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PRESS ARCHIVE (2007)

What Katie did next
(June 26, 2007)
Source: The Scotsman

HE HAS faced giant snakes, life-sucking Dementors, and Lord Voldemort. But teen love? Now there's a menace to challenge Harry Potter's mighty wand. Before Goblet of Fire, Harry Potter fans were angsting over who would land the pivotal role of Cho Chang, Harry's first love in the wizardly series. After an audition of Gone With The Wind proportions, Scottish-born Katie Leung nabbed the honour, and in Harry Potter And The Order Of The Phoenix she raises Harry's game a notch by finally giving the teen wizard the chance to wrap his lips around something other than butter beer.

There hasn't been such a fuss about a kiss since Richard Gere and Shilpa Shetty. "It didn't help that everyone kept reminding me every five minutes that it was coming up," says Leung. Advert for scotsman.com's football briefing

One of the worst kept secrets of the series is that love finally blooms for Harry and Cho under the mistletoe; an adolescent moment that even Leung admits is "not a particularly sexy or exciting kiss - it's very sweet and very clumsy, like all first kisses are. Especially since in reality, Daniel and I were a bit nervous and got a little giggly having to do it again and again".

Thirty takes is what we've been told. "Oh not as many as that," she says.

An interview with a Hogwarts pupil tends to be like the Potter stars themselves; polite, serene and a bit short. In the background hovers Leung's publicist, who seems far less at ease than Leung herself as she negotiates the diplomatic minefield that is kissing Harry Potter. "Daniel was a very good kisser - he pays me to say that," she says cheerfully, and the PR shifts and coughs a bit more behind her.

The experience of the two films - not just acting but touring the world to promote the movies - has boosted Leung's confidence, and facing the press and meeting fans has made her more outgoing. "If you'd met me before, I was unbelievably shy at school," she says. "You always get that one person who can go through a whole week without talking to anyone and that was me, sitting in the corner all by myself. It's pretty sad really. It got to the extent where I would be too scared to ask for help if I was stuck in class. I was that kind of girl. But doing this film has definitely brought out my confidence."

Later, she adds: "My favourite thing about playing Cho was being able to be popular. She's popular among the boys and the girls and, um, that's not something that happens in real life."

JK Rowling apparently insisted that, just as Harry, Ron and Hermione had been, Quidditch star Cho Chang should also be played by an unknown. The casting criteria were that the successful actress should be 16 and of Oriental appearance - two qualifications Katie happened to fit at the time. "Is there anyone here from Scotland?" asked the casting director at the start of the audition, and only Leung raised her hand. Winning the role over 3,000 other hopefuls was a surprise since Leung had never acted before, even at school. It was her father Peter Leung, a Motherwell-based businessman, who saw the ad on a Chinese TV channel and told his daughter they should go to London and have a shot.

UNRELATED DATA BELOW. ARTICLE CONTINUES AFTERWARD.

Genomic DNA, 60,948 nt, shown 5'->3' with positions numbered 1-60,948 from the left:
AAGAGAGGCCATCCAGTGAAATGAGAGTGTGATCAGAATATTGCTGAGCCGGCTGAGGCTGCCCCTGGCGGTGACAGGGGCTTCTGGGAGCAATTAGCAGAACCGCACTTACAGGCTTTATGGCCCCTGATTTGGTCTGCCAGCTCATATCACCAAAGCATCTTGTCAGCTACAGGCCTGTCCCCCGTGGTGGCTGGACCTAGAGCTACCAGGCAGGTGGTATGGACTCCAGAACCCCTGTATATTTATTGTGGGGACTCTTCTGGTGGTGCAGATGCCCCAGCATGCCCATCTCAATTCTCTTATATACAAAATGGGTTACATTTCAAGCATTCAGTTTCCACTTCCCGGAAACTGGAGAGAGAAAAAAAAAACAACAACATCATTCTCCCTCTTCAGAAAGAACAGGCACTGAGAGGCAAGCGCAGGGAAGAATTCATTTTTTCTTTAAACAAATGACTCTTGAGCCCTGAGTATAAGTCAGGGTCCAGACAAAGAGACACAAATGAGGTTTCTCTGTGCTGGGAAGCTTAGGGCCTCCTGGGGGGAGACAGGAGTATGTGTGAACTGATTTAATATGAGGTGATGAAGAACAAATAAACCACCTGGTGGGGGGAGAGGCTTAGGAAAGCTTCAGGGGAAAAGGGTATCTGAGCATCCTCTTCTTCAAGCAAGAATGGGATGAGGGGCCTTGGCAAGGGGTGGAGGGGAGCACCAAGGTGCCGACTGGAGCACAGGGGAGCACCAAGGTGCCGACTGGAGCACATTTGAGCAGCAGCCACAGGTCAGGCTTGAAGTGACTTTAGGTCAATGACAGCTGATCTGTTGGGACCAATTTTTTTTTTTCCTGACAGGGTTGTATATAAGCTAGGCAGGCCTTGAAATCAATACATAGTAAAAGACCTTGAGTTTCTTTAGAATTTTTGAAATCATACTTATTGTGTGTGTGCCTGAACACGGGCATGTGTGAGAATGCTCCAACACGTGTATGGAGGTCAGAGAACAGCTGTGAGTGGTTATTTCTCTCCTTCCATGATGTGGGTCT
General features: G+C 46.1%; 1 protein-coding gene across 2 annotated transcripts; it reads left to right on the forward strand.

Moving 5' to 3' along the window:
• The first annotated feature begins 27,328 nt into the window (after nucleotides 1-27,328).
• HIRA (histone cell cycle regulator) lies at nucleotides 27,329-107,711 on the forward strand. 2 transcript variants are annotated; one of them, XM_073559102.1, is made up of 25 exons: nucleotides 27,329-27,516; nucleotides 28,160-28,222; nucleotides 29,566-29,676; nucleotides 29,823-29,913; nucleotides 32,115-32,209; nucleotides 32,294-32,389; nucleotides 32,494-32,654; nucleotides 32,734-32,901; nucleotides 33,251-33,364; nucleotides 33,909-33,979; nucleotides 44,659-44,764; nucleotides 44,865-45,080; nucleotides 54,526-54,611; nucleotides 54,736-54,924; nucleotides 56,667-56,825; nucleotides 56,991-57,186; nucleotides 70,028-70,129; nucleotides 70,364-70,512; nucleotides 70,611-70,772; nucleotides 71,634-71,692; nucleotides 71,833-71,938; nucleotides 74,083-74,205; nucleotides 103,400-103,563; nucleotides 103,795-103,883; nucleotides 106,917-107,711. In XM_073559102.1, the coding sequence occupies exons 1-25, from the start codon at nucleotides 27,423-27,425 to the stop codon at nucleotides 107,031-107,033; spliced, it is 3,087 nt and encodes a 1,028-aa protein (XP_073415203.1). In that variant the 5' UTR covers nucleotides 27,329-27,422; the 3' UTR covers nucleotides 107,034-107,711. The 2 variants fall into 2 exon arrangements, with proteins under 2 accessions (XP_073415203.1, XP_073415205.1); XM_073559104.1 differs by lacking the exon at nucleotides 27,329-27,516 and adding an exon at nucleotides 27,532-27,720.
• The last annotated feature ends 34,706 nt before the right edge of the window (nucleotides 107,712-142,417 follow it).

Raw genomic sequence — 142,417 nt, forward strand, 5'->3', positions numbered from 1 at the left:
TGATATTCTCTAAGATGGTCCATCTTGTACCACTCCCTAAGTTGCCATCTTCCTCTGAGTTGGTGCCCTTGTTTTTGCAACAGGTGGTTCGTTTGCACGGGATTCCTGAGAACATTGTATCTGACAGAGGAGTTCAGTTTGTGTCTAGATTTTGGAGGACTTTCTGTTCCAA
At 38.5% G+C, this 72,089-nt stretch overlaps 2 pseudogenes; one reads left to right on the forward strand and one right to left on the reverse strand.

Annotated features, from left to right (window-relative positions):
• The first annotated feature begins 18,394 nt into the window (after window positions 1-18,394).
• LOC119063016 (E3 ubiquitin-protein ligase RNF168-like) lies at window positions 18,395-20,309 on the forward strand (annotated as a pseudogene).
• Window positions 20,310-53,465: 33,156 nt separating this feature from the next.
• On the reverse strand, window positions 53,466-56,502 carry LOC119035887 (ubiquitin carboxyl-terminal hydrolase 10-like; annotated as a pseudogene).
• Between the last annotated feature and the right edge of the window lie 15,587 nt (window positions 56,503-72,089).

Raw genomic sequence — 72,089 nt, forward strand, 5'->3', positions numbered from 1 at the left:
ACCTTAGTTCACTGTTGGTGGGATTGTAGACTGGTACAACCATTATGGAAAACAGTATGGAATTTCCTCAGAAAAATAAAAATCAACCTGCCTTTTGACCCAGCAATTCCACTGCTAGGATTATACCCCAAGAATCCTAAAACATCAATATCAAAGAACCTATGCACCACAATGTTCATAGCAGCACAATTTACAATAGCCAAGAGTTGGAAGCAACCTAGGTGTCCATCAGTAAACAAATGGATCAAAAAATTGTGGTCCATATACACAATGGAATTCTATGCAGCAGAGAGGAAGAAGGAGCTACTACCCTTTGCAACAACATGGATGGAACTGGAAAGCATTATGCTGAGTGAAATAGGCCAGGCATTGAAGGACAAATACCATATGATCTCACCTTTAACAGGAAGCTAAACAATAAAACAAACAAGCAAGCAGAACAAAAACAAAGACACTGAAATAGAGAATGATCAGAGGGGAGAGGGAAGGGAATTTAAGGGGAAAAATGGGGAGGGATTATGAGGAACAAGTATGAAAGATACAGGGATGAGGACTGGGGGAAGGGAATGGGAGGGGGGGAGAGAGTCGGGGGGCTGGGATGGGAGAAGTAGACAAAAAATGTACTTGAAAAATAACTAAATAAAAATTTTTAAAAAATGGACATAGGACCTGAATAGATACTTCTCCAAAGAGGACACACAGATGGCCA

"When he asked me to go down for audition, he wasn't really forcing me or anything, he was just suggesting," says Leung. "Although, when I got down to the last 100 people, he started to get kind of serious and he was like, 'Yeah, you've got to try your hardest.'"

Pottermania has been a double-edged sword for Leung. She enjoys the work, the travel and the dressing up for premieres, but shortly after landing the part, a mean-spirited campaign against her kicked off on the internet. "This kind of stuff is inevitable because Dan has so many female fans - millions of them - so I'm not surprised some of them didn't like me," says Leung, who is now weighing up a career in art and design, or pursuing other acting prospects. Last year she moved to London and shares a flat with a friend, not far from her agent.

"I have applied to a university in London but the decision is really hard because I have opinions from so many different people."

Recently it was mooted that she could be cast as the lead in a live action version of Mulan, the Chinese cross-dressing warrior. "I've just read about that in the papers too. As did my neighbours," she says. "It's not true at all, although it would have been cool if it was."

Meanwhile, the Cho Chang chapter of her life ends with Order Of The Phoenix. "Cho's mentioned briefly in the books," she says, "but they try to cram so much into the films that I don't think there'll be room for her. Besides, Harry's all about Ginny now, isn't he?"



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